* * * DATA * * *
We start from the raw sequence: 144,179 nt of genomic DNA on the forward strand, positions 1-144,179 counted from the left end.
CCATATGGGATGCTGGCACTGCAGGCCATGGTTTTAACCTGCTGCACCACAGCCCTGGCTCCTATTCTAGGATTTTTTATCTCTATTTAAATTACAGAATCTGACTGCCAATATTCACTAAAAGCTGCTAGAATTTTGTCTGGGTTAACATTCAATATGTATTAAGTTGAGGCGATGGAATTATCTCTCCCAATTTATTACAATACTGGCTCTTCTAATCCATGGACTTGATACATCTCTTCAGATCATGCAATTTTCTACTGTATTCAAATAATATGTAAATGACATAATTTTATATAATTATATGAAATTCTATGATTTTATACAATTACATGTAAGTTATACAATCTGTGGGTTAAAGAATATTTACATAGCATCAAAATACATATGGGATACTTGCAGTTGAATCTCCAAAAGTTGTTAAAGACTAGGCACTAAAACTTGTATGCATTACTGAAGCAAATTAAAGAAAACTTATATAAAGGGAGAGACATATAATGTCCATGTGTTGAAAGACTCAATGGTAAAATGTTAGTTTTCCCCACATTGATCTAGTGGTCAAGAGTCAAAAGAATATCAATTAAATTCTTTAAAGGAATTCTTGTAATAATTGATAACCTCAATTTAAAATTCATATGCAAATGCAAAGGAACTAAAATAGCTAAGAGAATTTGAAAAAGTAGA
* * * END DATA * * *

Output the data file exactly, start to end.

We start from the raw sequence: 144,179 nt of genomic DNA on the forward strand, positions 1-144,179 counted from the left end.
CCATATGGGATGCTGGCACTGCAGGCCATGGTTTTAACCTGCTGCACCACAGCCCTGGCTCCTATTCTAGGATTTTTTATCTCTATTTAAATTACAGAATCTGACTGCCAATATTCACTAAAAGCTGCTAGAATTTTGTCTGGGTTAACATTCAATATGTATTAAGTTGAGGCGATGGAATTATCTCTCCCAATTTATTACAATACTGGCTCTTCTAATCCATGGACTTGATACATCTCTTCAGATCATGCAATTTTCTACTGTATTCAAATAATATGTAAATGACATAATTTTATATAATTATATGAAATTCTATGATTTTATACAATTACATGTAAGTTATACAATCTGTGGGTTAAAGAATATTTACATAGCATCAAAATACATATGGGATACTTGCAGTTGAATCTCCAAAAGTTGTTAAAGACTAGGCACTAAAACTTGTATGCATTACTGAAGCAAATTAAAGAAAACTTATATAAAGGGAGAGACATATAATGTCCATGTGTTGAAAGACTCAATGGTAAAATGTTAGTTTTCCCCACATTGATCTAGTGGTCAAGAGTCAAAAGAATATCAATTAAATTCTTTAAAGGAATTCTTGTAATAATTGATAACCTCAATTTAAAATTCATATGCAAATGCAAAGGAACTAAAATAGCTAAGAGAATTTGAAAAAGTAGA